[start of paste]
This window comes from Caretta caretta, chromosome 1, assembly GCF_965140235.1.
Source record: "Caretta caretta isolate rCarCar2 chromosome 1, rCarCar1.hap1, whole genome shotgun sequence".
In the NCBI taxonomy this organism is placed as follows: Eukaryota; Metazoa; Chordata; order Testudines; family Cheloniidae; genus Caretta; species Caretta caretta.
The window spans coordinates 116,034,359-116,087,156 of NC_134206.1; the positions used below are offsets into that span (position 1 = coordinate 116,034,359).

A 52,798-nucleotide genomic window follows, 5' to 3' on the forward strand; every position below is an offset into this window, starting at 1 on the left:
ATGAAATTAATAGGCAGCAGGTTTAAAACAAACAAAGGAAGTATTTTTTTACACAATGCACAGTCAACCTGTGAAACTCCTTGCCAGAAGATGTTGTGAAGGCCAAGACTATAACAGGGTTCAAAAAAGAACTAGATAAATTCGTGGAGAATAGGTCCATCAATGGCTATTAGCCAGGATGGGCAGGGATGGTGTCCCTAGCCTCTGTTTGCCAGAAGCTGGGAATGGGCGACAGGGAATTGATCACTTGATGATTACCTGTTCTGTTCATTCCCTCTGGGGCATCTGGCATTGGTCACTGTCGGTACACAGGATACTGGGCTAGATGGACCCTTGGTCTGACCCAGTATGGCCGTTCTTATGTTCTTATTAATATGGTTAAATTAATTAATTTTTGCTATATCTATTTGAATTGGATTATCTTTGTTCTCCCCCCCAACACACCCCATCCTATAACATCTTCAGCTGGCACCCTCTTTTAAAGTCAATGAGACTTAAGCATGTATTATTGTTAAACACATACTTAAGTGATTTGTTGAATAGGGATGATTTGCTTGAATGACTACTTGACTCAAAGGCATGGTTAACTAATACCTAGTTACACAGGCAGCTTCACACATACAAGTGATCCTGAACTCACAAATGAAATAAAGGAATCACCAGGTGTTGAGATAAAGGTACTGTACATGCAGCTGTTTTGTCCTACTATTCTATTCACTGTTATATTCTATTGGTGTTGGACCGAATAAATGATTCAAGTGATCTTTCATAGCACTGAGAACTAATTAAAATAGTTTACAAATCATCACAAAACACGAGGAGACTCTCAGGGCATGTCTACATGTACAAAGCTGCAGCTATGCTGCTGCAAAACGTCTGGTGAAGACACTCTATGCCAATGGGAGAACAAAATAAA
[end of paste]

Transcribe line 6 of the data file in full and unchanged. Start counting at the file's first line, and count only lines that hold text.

ATGAAATTAATAGGCAGCAGGTTTAAAACAAACAAAGGAAGTATTTTTTTACACAATGCACAGTCAACCTGTGAAACTCCTTGCCAGAAGATGTTGTGAAGGCCAAGACTATAACAGGGTTCAAAAAAGAACTAGATAAATTCGTGGAGAATAGGTCCATCAATGGCTATTAGCCAGGATGGGCAGGGATGGTGTCCCTAGCCTCTGTTTGCCAGAAGCTGGGAATGGGCGACAGGGAATTGATCACTTGATGATTACCTGTTCTGTTCATTCCCTCTGGGGCATCTGGCATTGGTCACTGTCGGTACACAGGATACTGGGCTAGATGGACCCTTGGTCTGACCCAGTATGGCCGTTCTTATGTTCTTATTAATATGGTTAAATTAATTAATTTTTGCTATATCTATTTGAATTGGATTATCTTTGTTCTCCCCCCCAACACACCCCATCCTATAACATCTTCAGCTGGCACCCTCTTTTAAAGTCAATGAGACTTAAGCATGTATTATTGTTAAACACATACTTAAGTGATTTGTTGAATAGGGATGATTTGCTTGAATGACTACTTGACTCAAAGGCATGGTTAACTAATACCTAGTTACACAGGCAGCTTCACACATACAAGTGATCCTGAACTCACAAATGAAATAAAGGAATCACCAGGTGTTGAGATAAAGGTACTGTACATGCAGCTGTTTTGTCCTACTATTCTATTCACTGTTATATTCTATTGGTGTTGGACCGAATAAATGATTCAAGTGATCTTTCATAGCACTGAGAACTAATTAAAATAGTTTACAAATCATCACAAAACACGAGGAGACTCTCAGGGCATGTCTACATGTACAAAGCTGCAGCTATGCTGCTGCAAAACGTCTGGTGAAGACACTCTATGCCAATGGGAGAACAAAATAAA